And that change wasn’t the last, it was the first of five. Teaching was never on his list after watching both his parents struggle through the difficulties of public education. So within a couple of years, Rubinstein changed his career three times.

“My first job out of college was design,” said Rubinstein. “After that, my wife and I joined a [Jewish] ministry for three years and spent three years living on the roads on a bus. Then I ended up working in Home-Theater Installation and did all sorts of custom theaters in people’s houses.”

After years of wandering, Rubinstein found a final answer from his role model, the same woman that introduced him to journalism: his mother.

“One day my mom called me,” said Rubinstein. “She said, ‘I know you don’t want to be a teacher, but I think you’d be good at it, and wouldn’t it be better than what you’re doing right now?’. So I gave it a shot and tried student teaching and really loved it. It was like something clicked inside of me.”

Rubinstein started his teaching career by teaching journalism at Florin High School, where he also juggled his second job of being a Rabbi. He, however, does not let his religion judge how he leads his class. When students compared him to the previous teacher, Mr. Nichols, they found that the change was actually good.

“Mr. [Rubinstein] is a really fun teacher to be around,” said junior Riley Williams-West. “He teaches in an enjoyable way, so it never feels like we’re forced to do homework or anything because it’s really fun.”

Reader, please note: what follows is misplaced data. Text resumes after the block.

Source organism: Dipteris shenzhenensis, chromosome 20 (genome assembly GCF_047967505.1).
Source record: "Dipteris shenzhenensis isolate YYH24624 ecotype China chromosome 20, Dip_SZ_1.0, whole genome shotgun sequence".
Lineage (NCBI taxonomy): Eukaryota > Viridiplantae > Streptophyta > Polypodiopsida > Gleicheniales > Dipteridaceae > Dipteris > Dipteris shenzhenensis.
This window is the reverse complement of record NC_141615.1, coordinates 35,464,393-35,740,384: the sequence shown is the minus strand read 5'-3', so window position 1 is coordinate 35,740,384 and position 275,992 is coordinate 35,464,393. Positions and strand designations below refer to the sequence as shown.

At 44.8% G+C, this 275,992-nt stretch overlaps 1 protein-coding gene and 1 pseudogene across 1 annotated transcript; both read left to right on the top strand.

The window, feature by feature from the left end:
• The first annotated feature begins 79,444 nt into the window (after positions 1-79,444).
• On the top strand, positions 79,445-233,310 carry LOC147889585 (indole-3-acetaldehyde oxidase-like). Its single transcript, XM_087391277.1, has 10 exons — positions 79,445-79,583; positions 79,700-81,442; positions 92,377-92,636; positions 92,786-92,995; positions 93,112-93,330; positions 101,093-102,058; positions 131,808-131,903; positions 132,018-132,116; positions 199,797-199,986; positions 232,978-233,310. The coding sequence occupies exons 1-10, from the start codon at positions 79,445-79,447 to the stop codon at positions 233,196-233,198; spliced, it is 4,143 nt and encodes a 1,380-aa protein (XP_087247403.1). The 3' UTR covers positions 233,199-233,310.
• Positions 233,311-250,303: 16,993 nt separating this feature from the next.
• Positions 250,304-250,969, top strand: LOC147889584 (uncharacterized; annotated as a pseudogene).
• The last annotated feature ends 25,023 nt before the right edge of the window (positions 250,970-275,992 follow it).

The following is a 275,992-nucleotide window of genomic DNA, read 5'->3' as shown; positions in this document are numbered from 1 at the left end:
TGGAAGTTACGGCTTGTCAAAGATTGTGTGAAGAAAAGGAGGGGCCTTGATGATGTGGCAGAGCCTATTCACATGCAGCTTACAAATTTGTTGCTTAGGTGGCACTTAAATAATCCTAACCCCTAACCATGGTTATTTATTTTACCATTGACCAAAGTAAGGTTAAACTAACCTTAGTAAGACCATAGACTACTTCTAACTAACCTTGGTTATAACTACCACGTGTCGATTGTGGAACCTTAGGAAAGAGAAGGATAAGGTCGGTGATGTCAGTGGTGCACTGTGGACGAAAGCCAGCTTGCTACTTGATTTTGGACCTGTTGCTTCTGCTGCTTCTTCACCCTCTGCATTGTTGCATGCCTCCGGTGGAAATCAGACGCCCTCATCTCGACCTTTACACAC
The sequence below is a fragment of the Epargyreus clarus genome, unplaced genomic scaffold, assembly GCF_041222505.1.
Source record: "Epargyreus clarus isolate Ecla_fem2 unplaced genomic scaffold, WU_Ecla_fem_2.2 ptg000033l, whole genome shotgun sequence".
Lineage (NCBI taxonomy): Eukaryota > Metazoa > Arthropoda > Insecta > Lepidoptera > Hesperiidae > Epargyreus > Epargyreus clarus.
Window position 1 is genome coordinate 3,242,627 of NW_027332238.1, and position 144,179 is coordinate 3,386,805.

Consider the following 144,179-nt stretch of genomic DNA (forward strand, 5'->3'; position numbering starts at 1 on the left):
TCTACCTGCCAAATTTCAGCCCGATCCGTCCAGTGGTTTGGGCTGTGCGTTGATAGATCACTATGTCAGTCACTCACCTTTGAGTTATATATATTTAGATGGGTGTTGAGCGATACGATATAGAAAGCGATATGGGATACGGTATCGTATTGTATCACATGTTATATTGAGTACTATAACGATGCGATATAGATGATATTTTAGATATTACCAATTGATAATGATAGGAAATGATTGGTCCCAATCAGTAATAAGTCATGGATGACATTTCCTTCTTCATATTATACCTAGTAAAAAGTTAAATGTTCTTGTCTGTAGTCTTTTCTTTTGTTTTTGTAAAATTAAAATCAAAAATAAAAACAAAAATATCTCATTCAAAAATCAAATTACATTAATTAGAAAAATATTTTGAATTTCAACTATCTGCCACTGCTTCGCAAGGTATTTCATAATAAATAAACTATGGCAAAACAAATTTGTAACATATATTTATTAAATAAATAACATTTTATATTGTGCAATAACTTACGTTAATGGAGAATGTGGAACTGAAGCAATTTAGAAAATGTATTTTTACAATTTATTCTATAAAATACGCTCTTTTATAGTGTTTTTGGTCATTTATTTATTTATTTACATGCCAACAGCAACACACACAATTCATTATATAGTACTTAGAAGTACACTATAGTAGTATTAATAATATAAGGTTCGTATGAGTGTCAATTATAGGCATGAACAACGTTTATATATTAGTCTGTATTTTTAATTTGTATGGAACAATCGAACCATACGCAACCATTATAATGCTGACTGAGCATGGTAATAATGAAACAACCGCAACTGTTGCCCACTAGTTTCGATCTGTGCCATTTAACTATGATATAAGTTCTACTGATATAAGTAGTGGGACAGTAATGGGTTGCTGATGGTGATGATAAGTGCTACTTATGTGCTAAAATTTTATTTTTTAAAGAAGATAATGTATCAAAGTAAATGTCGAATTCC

Speaking of change, those years of change were never actually what challenged Rubinstein. In fact, he enjoyed “doing a lot of different things”. The true challenge wasn’t transition, it was the bosses.

“Sometimes you get a good boss and sometimes you get a bad boss,” said Rubinstein. ‘Even at school, you can have a good or bad principal. I think we have a great principal, but I had bad principals at Florin High that were not supportive of the teachers. It was hard.”

“My favorite thing about RHS right now is the students. There’s a real kindness,” said Rubinstein.  “I don’t know where it’s coming from, I don’t know if it’s from the way they were raised or if they’re part of a faith community, but there’s a real pro-active kindness and really getting out there trying to do work. There’s that real extra special I-don’t-know-what-it-is, and that has been wonderful. It’s going to sound cliche, but it really is a dream job right now.”

Rubinstein feels better than ever with his new dream job. Despite the challenges that used to keep teaching off his future career list, Rubinstein has found that there are still good things to consider in teaching.

“Sometimes it’s chaotic,” said Rubinstein. “Sometimes you have knuckle-headed boys that run around your room and break computers, but sometimes it’s also really wonderful. With students that are actually learning something and you see them grow over the course of a year. It’s really powerful.”

The future isn’t set in stone. Rubinstein stumbled through four jobs before he found his place, but he has found that it was worth it in the end, and he doesn’t plan on going through a sixth do-over.